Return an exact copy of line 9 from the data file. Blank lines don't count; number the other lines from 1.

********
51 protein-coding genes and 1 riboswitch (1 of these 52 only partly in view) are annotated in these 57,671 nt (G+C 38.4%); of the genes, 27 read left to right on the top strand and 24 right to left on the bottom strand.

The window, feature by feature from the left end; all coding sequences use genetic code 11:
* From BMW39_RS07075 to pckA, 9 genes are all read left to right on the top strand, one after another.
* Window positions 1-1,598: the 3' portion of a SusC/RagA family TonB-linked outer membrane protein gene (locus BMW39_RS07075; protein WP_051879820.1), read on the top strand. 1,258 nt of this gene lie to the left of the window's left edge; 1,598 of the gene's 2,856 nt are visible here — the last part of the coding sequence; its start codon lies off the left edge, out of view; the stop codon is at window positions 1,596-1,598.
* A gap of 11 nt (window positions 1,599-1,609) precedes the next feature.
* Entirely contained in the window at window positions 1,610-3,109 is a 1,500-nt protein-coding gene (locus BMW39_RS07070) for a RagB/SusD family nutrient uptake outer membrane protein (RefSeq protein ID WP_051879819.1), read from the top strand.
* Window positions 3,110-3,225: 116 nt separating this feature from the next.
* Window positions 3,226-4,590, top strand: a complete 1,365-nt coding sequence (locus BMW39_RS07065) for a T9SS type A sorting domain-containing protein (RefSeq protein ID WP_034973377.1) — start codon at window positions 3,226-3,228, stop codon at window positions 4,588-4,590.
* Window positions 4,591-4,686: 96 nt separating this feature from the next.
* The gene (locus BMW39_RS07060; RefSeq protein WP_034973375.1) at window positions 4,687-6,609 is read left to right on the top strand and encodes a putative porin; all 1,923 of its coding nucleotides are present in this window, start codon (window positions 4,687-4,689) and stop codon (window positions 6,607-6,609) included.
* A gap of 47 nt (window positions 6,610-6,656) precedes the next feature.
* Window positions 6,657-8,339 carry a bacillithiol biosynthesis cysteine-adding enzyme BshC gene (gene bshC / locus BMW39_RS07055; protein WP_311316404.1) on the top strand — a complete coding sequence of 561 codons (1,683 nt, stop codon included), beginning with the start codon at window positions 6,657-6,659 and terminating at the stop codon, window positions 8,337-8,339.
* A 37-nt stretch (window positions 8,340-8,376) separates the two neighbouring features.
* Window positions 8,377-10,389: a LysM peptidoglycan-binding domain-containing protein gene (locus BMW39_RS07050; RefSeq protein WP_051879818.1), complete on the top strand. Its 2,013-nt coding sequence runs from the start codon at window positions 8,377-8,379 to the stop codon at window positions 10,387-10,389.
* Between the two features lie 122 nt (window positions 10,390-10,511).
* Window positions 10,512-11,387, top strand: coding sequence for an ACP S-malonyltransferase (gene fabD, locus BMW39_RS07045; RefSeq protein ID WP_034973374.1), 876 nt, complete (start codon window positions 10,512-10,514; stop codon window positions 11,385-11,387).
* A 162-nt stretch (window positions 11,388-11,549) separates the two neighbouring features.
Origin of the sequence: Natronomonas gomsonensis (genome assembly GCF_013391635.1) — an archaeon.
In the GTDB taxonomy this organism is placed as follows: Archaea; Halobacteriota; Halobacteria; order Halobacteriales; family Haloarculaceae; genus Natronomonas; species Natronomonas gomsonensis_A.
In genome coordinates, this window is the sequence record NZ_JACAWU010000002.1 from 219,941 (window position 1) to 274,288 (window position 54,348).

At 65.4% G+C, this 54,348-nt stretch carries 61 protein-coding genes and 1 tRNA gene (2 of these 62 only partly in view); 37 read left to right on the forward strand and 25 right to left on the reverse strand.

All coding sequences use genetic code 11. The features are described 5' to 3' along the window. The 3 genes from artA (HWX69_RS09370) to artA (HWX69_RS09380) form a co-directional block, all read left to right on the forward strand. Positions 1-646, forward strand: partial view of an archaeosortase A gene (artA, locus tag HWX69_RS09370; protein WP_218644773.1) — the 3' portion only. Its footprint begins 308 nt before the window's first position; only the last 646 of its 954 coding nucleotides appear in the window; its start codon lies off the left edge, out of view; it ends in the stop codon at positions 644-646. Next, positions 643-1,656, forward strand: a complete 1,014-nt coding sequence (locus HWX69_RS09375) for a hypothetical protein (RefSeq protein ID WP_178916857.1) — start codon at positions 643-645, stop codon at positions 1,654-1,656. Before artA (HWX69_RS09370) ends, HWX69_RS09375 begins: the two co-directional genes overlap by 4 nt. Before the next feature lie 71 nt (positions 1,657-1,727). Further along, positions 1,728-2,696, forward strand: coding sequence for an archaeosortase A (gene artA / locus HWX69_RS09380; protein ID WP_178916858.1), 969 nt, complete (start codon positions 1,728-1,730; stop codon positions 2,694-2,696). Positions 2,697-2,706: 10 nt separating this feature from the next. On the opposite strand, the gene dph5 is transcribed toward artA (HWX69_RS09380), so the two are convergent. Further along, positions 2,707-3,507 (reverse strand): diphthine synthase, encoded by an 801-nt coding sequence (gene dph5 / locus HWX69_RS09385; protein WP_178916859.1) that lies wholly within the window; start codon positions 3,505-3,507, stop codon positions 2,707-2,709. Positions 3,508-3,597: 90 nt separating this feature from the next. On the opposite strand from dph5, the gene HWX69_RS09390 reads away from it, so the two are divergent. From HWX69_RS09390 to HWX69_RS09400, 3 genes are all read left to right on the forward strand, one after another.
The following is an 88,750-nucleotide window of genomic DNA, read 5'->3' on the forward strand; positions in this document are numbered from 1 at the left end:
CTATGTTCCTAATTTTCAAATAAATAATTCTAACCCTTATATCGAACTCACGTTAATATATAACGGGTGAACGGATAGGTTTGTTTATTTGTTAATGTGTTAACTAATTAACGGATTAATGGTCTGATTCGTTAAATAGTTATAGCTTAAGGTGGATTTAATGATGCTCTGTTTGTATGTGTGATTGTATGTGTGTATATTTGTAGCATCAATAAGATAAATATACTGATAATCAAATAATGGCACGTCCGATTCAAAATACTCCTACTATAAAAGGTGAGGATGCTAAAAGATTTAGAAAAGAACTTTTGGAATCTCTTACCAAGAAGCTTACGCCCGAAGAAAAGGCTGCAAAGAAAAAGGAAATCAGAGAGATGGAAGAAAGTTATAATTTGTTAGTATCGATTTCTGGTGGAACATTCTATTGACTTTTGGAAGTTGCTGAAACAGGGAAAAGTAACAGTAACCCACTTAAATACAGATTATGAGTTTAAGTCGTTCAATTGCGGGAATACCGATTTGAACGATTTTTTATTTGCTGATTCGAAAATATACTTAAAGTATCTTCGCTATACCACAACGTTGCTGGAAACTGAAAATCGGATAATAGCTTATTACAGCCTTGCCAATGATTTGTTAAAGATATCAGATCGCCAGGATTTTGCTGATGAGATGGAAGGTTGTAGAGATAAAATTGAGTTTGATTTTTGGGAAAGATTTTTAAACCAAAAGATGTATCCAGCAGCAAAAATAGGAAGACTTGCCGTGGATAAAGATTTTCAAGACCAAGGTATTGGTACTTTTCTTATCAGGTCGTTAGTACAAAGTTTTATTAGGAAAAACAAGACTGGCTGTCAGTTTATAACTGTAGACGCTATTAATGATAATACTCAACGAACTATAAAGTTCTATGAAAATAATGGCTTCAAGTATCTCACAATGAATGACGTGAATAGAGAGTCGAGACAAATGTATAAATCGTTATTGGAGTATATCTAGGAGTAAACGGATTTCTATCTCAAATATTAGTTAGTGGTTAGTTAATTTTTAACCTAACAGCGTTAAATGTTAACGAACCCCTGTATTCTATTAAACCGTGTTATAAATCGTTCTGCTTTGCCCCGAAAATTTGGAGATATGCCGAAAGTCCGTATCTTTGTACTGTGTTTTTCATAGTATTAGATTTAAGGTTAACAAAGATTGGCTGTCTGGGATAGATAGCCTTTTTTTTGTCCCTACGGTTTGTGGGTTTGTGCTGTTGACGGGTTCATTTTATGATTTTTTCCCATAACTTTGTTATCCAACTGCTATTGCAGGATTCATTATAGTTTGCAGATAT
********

* Window positions 4,591-4,686: 96 nt separating this feature from the next.